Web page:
FINA Fails To Lure Tourists

The temporary FINA pool at the WFCU Arena prior to the 2016 short course competition.Photo by Ian Shalapata.

The temporary FINA pool at the WFCU Arena prior to the 2016 short course competition.
Photo by Ian Shalapata.

Tuomi-HeaderEarly results suggest the estimated $20 million the city of Windsor spent to cover the costs of FINA’s December swimming competition will not produce a tourist bonanza. Global travel deals publisher Travelzoo has just released its Spring Travel Trends Survey.

While it shows an uptick in popularity of Canada, the most popular attractions do not include Windsor.

Interest in visiting Canada for Americans and Germans nearly doubled from 2016. More tourists from China, Spain, and Britain are also expected.

Canadians, on the other hand, plan to see more of their country and the Caribbean. Last year their top choice was the United States. Canada’s top must-see destinations are Banff and Lake Louise in the Rocky Mountains and Ontario’s Niagara Falls.

A December 2016 online questionnaire was completed by 7,349 Travelzoo members in Canada, China, Germany, Spain, the United Kingdom, and the United States. This was during the FINA event and should have increased interest in Windsor, if the hype about the swimming competition was accurate.

Interim mayor Drew Dilkens himself led the pretense by predicting billions would watch the television coverage; almost a third of the world. If they were impressed no doubt they would now be flooding Windsor.

That has yet to happen.

Probably one of the reasons was the lack of significant media interest. None of the main networks of Canada’s television broadcasters had any coverage. Apparently, the city knew this in advance and agreed to pay $1.4 million (US) to set up a broadcast unit to send out its own streaming coverage.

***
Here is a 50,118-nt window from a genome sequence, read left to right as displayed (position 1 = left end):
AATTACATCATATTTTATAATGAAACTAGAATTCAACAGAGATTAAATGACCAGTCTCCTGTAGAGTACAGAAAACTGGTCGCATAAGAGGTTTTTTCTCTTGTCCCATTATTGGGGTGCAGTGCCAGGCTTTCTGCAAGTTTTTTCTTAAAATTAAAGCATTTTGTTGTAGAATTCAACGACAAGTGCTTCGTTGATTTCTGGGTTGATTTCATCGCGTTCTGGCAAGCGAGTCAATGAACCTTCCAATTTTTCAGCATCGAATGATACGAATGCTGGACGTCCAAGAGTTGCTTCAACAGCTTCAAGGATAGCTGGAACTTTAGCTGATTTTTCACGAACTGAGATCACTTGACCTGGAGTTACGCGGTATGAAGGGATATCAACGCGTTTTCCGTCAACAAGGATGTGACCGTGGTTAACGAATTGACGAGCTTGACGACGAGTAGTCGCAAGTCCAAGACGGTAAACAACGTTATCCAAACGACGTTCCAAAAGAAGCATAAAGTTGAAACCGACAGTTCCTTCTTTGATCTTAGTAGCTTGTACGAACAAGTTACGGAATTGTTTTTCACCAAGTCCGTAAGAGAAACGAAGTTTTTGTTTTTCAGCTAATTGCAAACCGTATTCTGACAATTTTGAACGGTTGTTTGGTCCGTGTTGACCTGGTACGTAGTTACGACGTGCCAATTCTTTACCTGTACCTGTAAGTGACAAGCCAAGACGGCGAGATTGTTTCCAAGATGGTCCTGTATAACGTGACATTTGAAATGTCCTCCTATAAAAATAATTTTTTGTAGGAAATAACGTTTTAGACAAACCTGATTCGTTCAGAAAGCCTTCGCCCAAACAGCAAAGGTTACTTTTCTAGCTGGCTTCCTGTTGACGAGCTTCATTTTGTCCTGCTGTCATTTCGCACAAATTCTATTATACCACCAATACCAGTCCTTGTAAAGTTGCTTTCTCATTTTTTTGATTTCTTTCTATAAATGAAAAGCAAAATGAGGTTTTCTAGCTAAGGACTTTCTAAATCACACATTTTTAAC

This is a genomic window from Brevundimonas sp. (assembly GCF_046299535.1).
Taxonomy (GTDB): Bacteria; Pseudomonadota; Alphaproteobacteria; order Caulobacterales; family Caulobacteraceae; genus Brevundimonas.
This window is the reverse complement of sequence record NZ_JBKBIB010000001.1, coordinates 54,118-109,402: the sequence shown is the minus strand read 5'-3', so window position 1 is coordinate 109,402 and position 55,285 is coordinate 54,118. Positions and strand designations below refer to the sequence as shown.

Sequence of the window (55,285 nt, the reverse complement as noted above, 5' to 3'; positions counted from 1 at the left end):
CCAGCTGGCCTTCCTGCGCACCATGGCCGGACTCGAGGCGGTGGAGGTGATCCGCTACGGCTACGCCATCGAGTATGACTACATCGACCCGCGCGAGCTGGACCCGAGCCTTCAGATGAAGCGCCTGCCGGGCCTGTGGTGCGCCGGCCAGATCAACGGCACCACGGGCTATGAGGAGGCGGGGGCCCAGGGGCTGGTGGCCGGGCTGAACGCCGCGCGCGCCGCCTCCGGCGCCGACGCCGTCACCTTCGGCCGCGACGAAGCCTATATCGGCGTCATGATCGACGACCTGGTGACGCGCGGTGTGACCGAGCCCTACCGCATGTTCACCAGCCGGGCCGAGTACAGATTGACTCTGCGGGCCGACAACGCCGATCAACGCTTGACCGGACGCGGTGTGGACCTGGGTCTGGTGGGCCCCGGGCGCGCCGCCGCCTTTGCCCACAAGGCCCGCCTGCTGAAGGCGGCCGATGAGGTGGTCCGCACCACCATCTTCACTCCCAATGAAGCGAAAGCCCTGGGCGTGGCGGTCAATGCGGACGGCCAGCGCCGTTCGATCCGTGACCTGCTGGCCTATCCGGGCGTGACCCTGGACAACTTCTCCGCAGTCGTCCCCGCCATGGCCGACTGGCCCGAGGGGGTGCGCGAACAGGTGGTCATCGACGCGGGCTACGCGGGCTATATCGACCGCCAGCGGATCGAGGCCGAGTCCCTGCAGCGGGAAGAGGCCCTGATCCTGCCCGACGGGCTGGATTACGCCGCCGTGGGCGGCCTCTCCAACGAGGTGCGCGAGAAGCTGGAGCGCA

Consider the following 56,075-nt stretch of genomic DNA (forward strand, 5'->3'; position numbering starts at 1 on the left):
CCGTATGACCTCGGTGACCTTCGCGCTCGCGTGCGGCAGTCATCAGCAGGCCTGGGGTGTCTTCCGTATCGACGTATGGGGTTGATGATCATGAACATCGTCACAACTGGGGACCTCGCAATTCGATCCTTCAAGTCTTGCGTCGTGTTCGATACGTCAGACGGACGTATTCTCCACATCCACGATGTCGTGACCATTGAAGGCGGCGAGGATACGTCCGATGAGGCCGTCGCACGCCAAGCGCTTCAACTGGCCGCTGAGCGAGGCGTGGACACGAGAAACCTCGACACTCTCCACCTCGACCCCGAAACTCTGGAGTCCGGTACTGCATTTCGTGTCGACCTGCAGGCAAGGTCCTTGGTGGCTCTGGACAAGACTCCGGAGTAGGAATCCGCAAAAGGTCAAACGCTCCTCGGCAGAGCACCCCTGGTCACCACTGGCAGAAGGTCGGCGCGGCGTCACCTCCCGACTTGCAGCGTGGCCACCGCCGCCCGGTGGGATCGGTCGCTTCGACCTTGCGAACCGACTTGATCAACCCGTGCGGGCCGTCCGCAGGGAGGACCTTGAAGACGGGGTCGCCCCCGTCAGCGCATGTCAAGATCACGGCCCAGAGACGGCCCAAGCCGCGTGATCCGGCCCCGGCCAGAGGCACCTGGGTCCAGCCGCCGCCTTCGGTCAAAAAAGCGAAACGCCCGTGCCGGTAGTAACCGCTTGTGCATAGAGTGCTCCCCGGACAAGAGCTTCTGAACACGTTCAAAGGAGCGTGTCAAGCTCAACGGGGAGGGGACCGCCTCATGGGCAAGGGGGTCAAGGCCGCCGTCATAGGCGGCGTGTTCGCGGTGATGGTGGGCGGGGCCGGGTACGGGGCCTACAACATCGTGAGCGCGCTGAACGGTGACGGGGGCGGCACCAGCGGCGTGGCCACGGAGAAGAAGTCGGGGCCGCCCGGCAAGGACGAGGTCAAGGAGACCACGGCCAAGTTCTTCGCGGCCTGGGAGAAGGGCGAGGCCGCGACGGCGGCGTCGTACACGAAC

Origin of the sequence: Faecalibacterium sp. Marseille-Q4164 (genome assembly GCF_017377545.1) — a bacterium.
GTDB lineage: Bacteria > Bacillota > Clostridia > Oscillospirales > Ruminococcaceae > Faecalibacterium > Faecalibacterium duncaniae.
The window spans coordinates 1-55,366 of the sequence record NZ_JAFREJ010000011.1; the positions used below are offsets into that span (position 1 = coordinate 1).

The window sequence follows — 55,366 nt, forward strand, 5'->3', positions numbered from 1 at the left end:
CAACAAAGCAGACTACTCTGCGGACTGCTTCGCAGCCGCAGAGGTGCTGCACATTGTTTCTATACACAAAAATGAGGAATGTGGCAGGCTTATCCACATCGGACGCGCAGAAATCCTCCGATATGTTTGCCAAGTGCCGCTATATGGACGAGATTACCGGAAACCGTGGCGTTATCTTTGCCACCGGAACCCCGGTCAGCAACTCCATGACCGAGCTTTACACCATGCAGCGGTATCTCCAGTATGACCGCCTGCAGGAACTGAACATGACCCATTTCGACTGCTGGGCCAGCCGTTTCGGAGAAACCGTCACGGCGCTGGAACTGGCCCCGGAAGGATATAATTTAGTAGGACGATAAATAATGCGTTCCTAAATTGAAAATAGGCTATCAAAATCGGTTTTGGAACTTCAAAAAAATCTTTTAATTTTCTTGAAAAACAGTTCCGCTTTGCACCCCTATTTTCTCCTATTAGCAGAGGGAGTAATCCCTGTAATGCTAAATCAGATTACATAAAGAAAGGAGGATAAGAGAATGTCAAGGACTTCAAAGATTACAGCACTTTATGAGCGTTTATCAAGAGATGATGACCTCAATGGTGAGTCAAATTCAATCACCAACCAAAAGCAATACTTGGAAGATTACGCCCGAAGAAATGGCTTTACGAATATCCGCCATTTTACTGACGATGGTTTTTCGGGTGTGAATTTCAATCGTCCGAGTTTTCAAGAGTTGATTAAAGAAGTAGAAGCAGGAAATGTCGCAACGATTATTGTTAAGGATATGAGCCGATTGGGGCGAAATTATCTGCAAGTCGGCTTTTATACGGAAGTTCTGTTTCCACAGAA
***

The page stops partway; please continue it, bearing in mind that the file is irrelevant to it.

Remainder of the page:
This would not be needed if swimming was popular.

This year’s Super Bowl in Houston, TX, was reportedly watched by over 110 million people. CNBC reported on January 31, 2016, that the Super Bowl was, “… the most watched sporting event in the entire world.”

It was a small audience compared to FINA, although, realistically the audience claims made by Dilkens were suspect from the get go. Foreigner Peter Knowles, hired to run the competition, confessed to the Windsor Star, on December 14 last year, that swimming is not, “… a mass spectator sport in Canada.”

This is not the first time Knowles has said this.

He ran the event a few years back in Manchester, England. He basically said the same thing.

With swimming having little success as a spectator sport, why would the city waste so much money and make so many dubious claims? It smacks of the type of bravado also associated with the International Children’s Games.

The ICG, remember, was supposed to showcase Windsor to the world. It did not. There were no broadcasts of the event and even less media coverage.

When will the city cotton onto the fact that real cities don’t have to buy their way to fame?

About the Author

Robert Tuomi
After initially succeeding as a broadcast journalist and achieving senior level assignments, Robert branched out into marketing communications. As a senior executive, primarily in the high-tech industry, Robert created award-winning and comprehensive, multi-faceted initiatives to enhance sales and expand market awareness for some of the largest companies in their fields. Email Robert Tuomi